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Kallikantzaroi (Goblins of Christmas)

The Kallikantzaroi, or goblins of Christmas are one of the most distinctive of the creatures of Greek folklore, and much ink has been spilled in theories as to their origin.

They were seen as swarthy half humans half animals, or goblins, which emerged from under the earth on Christmas Eve to torment the people until they were driven back to the underworld on the Vigil of Theophania by the priests, who go about on that day blessing houses with holy water. Although their tricks were mischievous, they could be dangerous, kidnapping and killing lone individuals. Various measures were taken to keep them out of the house, such as keeping a fire burning to prevent them from entering the house via the chimney.

There is no evidence at all for belief in Kallikantzaroi in ancient Greece. Folklorists have suggested that they originated from souls of the dead temporaily released from the Underworld, werewolves and centaurs. The most likely explanation is that of George Megas, who suggested that they were based upon the masqueraders who used to intimidate people during the winter festivals of the Saturnalia and Kalends. These figures are still seen in some pats of northern Greece at this time of the year, although they are more widely known during the pre-Lent Carnival.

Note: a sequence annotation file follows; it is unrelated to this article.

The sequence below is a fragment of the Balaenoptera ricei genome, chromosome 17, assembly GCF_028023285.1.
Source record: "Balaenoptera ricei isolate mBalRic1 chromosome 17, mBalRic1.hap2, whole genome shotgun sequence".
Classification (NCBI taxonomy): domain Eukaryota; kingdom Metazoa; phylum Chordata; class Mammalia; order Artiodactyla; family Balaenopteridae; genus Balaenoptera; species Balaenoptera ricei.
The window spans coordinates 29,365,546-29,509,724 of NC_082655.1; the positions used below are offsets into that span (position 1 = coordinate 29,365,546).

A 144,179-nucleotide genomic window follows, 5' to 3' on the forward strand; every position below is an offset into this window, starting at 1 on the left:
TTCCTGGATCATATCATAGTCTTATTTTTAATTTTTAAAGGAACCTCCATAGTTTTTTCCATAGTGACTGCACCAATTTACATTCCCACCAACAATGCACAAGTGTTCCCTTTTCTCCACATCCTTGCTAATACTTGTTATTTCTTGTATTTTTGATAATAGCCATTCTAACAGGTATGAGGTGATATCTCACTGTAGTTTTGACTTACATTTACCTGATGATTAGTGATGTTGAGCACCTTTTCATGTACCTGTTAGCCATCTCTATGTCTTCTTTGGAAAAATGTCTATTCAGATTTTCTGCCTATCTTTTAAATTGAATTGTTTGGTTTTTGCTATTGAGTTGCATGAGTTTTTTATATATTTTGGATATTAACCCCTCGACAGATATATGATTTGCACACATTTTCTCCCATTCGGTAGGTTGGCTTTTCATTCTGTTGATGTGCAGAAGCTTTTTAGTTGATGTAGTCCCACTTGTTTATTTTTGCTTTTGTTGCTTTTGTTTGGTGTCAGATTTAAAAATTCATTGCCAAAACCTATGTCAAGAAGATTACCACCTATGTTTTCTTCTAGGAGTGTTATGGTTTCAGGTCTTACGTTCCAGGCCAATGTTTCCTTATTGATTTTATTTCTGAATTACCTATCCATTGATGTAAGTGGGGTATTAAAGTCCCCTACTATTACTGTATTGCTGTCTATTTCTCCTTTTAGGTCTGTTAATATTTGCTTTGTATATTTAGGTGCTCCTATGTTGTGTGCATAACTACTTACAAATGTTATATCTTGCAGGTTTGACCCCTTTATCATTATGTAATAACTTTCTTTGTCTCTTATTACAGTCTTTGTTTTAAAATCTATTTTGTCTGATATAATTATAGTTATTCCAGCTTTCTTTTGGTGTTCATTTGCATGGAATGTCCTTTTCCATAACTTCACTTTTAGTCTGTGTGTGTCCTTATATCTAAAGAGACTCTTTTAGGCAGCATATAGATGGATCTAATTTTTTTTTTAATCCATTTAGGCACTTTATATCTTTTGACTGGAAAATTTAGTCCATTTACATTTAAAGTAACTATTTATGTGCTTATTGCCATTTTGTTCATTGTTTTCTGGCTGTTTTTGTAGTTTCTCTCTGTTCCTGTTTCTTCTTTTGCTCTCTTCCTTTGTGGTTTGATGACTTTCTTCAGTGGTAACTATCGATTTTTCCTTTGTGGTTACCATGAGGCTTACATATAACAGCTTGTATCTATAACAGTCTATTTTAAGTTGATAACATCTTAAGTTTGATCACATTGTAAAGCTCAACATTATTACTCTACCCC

A folk tale about kallikantzaroi from Skyros

A poor girl was once sent by her wicked stepmother to a mill during the dangerous Twelve Nights, ostensibly to get some corn ground, but really in the hope that she would fall prey to the dreaded kallikantzaroi.

Having arrived at the mill the girl called in vain to the miller to help unload her mule, and entering in search of him she found him bound to his chair, apparently dead with fright, and a number of kallikantzaroi standing about him. They at once seized the girl, and began to quarrel among themselves which should have her for his own. But the girl kept her wits, and said that she would willingly become the wife of the one who brought her the best bridal array. So they dispersed in search of fine clothing and jewellery. Meanwhile she set to work to grind the corn, and each time a kallikantzaros returned with presents, she sent him on a fresh errand for something more. Finally the corn was all ground, and she quickly loaded the mule with two sacks, one on either side, clothed herself in the gold and jewels which the kallikantzaroi had already brought, mounted the mule, and lay flat on the saddle covered over with a sack. Eluding the kallikantzaroi, who pursued her, she reached home in safety.

Her wicked stepmother, seeing that her plans had miscarried, and that her stepdaughter was now rich while her own daughter remained poor, determined to send her on the next evening to the mill. She too found the mill occupied by the gang of kallikantzaroi, but not being as shrewd as her half-sister, she was stripped of her own clothes, dressed in the skin of her mule, which the kallikantzaroi had killed and flayed, and sent her home with a necklace of the mule's entrails around her neck.

Read about other exotika

Read more about exotika inHaunted Greece: Nymphs, Vampires and other Exotika, by John L. Tomkinson

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